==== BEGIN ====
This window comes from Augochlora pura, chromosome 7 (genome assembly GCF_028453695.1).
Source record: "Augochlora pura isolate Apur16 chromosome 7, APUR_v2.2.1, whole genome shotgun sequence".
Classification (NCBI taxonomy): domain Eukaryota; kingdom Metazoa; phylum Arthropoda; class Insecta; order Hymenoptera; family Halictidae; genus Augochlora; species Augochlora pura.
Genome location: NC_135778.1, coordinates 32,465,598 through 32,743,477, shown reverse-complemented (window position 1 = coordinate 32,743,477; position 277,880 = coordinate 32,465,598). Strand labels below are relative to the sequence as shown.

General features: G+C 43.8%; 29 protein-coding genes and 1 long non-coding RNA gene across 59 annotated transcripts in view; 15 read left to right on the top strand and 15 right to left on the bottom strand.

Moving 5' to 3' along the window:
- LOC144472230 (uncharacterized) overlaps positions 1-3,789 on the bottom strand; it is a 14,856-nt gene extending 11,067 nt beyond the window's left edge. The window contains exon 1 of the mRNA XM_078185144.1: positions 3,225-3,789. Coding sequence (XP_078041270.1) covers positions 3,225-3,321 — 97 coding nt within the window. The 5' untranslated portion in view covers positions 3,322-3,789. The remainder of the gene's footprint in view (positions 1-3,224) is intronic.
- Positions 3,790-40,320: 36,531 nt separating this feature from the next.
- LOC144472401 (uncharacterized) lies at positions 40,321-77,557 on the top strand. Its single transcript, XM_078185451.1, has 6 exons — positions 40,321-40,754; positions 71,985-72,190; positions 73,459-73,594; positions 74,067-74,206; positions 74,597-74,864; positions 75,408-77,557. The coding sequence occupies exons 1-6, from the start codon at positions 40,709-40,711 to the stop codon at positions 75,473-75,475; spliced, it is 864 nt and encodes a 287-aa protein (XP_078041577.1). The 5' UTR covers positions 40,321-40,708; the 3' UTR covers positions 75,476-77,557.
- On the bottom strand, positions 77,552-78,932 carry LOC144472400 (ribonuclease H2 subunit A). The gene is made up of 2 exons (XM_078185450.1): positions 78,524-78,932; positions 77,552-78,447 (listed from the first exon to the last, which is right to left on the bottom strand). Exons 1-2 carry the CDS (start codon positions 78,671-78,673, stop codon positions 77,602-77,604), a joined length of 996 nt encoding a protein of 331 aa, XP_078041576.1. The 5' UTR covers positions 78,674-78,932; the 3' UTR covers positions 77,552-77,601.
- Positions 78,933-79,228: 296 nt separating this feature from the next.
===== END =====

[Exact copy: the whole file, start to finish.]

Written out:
This window comes from Augochlora pura, chromosome 7 (genome assembly GCF_028453695.1).
Source record: "Augochlora pura isolate Apur16 chromosome 7, APUR_v2.2.1, whole genome shotgun sequence".
Classification (NCBI taxonomy): domain Eukaryota; kingdom Metazoa; phylum Arthropoda; class Insecta; order Hymenoptera; family Halictidae; genus Augochlora; species Augochlora pura.
Genome location: NC_135778.1, coordinates 32,465,598 through 32,743,477, shown reverse-complemented (window position 1 = coordinate 32,743,477; position 277,880 = coordinate 32,465,598). Strand labels below are relative to the sequence as shown.

General features: G+C 43.8%; 29 protein-coding genes and 1 long non-coding RNA gene across 59 annotated transcripts in view; 15 read left to right on the top strand and 15 right to left on the bottom strand.

Moving 5' to 3' along the window:
- LOC144472230 (uncharacterized) overlaps positions 1-3,789 on the bottom strand; it is a 14,856-nt gene extending 11,067 nt beyond the window's left edge. The window contains exon 1 of the mRNA XM_078185144.1: positions 3,225-3,789. Coding sequence (XP_078041270.1) covers positions 3,225-3,321 — 97 coding nt within the window. The 5' untranslated portion in view covers positions 3,322-3,789. The remainder of the gene's footprint in view (positions 1-3,224) is intronic.
- Positions 3,790-40,320: 36,531 nt separating this feature from the next.
- LOC144472401 (uncharacterized) lies at positions 40,321-77,557 on the top strand. Its single transcript, XM_078185451.1, has 6 exons — positions 40,321-40,754; positions 71,985-72,190; positions 73,459-73,594; positions 74,067-74,206; positions 74,597-74,864; positions 75,408-77,557. The coding sequence occupies exons 1-6, from the start codon at positions 40,709-40,711 to the stop codon at positions 75,473-75,475; spliced, it is 864 nt and encodes a 287-aa protein (XP_078041577.1). The 5' UTR covers positions 40,321-40,708; the 3' UTR covers positions 75,476-77,557.
- On the bottom strand, positions 77,552-78,932 carry LOC144472400 (ribonuclease H2 subunit A). The gene is made up of 2 exons (XM_078185450.1): positions 78,524-78,932; positions 77,552-78,447 (listed from the first exon to the last, which is right to left on the bottom strand). Exons 1-2 carry the CDS (start codon positions 78,671-78,673, stop codon positions 77,602-77,604), a joined length of 996 nt encoding a protein of 331 aa, XP_078041576.1. The 5' UTR covers positions 78,674-78,932; the 3' UTR covers positions 77,552-77,601.
- Positions 78,933-79,228: 296 nt separating this feature from the next.